New York City Mayor Michael Bloomberg continues to face an avalanche of criticism after proposing a ban on the sale of super-sized sugary soft drinks, which raises the question: Is having a 32-oz. soda really a pressing civil-liberties issue?
Bloomberg underscored that his proposal is an attempt to address the alarming trend of obesity that has spread across New York City (and the United States), and is not meant to infringe on people’s personal freedoms.
Earlier this week, former President Bill Clinton, who now follows a vegan diet, endorsed the mayor’s proposal, calling childhood diabetes a serious health problem.
In defending his position, Bloomberg, 70, pointed to research indicating that people consume more when food and drink are served in larger portions.
“Scientific studies have shown what common sense already tells us: when larger portions are in front of people, they simply consume more, often without recognizing it,” the mayor wrote on his website. “In one study, people given sugary drink portion sizes 50% larger drank 20% to 33% more, without reducing food intake.
“People given 18 ounces (vs. 12 ounces) of beverage drank 10% to 26% more, with no decrease in food consumption and no difference in reported fullness or thirst.”
As a point of reference, the United States is the only country where gigantic sodas are sold. You won’t find people in Europe or Asia walking around the streets guzzling 32-oz. sodas.
Coincidentally (?), the incidences of obesity in those countries is far less than the U.S., notably, incidences of morbidly obese individuals (e.g. – people 100 pounds or more overweight).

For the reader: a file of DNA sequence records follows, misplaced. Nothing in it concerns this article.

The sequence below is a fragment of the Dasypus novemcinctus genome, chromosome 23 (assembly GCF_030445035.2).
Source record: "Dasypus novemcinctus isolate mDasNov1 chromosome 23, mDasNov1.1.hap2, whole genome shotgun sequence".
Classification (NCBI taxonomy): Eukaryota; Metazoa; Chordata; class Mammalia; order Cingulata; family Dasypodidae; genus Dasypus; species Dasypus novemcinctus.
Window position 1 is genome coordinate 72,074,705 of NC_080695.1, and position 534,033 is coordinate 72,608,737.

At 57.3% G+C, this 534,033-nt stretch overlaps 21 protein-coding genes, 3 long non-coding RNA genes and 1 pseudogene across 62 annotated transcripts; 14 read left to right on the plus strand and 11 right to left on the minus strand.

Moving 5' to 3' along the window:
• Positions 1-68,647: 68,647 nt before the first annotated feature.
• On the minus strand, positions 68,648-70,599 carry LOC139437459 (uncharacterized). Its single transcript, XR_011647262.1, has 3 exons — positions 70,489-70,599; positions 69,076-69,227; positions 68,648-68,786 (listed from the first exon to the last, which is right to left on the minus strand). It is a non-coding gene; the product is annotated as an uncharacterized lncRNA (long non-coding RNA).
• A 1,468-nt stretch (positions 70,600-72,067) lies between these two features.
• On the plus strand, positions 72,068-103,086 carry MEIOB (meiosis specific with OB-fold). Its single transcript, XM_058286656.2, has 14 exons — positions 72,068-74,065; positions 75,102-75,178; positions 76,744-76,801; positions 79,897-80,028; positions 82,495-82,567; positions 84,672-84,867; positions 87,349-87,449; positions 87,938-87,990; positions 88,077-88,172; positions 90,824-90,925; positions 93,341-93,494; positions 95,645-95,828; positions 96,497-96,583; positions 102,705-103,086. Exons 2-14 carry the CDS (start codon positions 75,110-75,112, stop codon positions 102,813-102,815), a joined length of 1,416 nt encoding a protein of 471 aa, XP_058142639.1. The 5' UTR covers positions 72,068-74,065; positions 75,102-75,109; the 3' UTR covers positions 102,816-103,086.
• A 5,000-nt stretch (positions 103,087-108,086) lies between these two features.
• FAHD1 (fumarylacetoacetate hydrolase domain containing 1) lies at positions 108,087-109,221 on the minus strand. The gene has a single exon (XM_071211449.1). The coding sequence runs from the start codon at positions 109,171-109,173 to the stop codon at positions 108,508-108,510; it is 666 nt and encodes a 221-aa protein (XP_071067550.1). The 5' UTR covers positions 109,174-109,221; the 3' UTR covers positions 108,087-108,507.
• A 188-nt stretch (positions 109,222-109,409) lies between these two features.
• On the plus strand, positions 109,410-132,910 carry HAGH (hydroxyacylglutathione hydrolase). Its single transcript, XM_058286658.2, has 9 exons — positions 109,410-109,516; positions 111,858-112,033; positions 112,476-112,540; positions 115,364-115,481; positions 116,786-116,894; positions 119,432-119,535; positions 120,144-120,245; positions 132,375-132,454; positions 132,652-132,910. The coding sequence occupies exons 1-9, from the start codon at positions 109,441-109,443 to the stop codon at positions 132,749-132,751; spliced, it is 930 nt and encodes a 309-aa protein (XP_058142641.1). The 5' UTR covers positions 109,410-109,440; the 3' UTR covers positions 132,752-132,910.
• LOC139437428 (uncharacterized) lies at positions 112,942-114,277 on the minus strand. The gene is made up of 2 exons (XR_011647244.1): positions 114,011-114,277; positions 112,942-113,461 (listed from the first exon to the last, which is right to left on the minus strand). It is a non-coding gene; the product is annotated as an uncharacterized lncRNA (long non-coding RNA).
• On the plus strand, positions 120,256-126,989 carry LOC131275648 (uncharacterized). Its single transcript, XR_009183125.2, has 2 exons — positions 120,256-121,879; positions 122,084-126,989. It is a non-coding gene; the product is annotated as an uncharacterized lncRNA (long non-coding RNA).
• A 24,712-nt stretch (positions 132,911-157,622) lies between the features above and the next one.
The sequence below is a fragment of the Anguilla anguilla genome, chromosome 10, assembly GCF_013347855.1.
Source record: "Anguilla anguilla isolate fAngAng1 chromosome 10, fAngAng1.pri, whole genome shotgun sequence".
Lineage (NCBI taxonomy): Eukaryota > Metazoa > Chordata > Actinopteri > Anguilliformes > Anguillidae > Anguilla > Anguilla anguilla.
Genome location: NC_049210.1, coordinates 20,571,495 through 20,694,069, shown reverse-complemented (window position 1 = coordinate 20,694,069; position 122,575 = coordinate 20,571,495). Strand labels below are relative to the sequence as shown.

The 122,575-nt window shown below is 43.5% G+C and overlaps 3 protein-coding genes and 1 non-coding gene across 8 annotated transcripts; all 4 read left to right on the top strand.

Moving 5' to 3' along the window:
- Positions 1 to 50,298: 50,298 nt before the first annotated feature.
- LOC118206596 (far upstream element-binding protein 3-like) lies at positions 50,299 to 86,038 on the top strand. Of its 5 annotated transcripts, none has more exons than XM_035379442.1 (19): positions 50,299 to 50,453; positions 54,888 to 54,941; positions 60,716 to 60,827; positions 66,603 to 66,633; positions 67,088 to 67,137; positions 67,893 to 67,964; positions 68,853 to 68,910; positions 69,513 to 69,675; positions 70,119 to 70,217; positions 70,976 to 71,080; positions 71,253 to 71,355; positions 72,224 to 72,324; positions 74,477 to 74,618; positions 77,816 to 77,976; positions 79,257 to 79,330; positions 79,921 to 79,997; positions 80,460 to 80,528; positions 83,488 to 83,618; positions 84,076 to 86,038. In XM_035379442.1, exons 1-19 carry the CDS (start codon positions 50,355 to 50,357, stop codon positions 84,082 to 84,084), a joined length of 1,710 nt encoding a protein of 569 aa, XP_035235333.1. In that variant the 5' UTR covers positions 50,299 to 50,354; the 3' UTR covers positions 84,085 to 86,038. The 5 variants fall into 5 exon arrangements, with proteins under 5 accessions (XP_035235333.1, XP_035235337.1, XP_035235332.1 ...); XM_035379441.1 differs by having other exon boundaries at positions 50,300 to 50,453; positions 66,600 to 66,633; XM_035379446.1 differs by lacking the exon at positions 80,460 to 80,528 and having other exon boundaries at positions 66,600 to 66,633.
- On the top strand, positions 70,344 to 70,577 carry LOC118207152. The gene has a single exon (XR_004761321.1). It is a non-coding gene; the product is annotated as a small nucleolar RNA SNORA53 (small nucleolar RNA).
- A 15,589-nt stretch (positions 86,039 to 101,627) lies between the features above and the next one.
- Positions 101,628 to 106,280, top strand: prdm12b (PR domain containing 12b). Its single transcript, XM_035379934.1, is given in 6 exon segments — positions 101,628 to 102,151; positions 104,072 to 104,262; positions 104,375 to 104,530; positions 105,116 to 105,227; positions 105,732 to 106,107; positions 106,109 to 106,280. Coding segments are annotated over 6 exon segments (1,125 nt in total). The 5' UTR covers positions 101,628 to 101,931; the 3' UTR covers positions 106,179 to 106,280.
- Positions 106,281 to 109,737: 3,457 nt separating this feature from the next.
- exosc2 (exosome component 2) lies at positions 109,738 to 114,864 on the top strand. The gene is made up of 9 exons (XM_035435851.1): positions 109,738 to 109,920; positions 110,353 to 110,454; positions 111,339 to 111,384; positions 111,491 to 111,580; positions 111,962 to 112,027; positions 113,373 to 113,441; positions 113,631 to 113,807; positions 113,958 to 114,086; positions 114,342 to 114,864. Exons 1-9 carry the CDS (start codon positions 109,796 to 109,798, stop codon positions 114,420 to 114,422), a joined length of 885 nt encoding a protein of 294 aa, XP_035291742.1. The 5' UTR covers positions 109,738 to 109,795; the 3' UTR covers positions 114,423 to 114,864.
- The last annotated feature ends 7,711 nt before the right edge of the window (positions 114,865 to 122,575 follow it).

7-Eleven’s 32-Oz. Big Gulp Drink Not Affected
The proposal, which has been erroneously hijacked by major media outlets as Bloomberg’s attempt to banish the 32-oz. Big Gulp drink sold at 7-Eleven, would ban the sale of soda and other sweetened drinks in containers larger than 16 ounces by restaurants, movie theaters, street vendors and stadium concession stands.
Contrary to numerous press reports, grocery and convenience stores (such as 7-Eleven) are not affected, and the ban does not apply to water, diet soda, coffee drinks, milk or milkshakes, fruit and vegetable juices or alcoholic beverages.
Bloomberg pointed to the nationwide spike in Type 2 diabetes, which is directly linked to obesity, inactivity and the consumption of high-sugar-content foods and soaring obesity levels in New York City.
“More than half of New York City adults (58%) are overweight or obese and nearly 40% of New York City’s public school students in grades K-8 are overweight or obese,” said Bloomberg. “We’re not banning you from getting the stuff. It’s just that if you want 32 ounces [of soda], the restaurant has to serve it in two glasses.”
“That’s not exactly taking away your freedoms. It’s not something the Founding Fathers fought for.”
[Update: The proposal was unanimously approved by the city’s 11-member Board of Health on June 12, 2012.]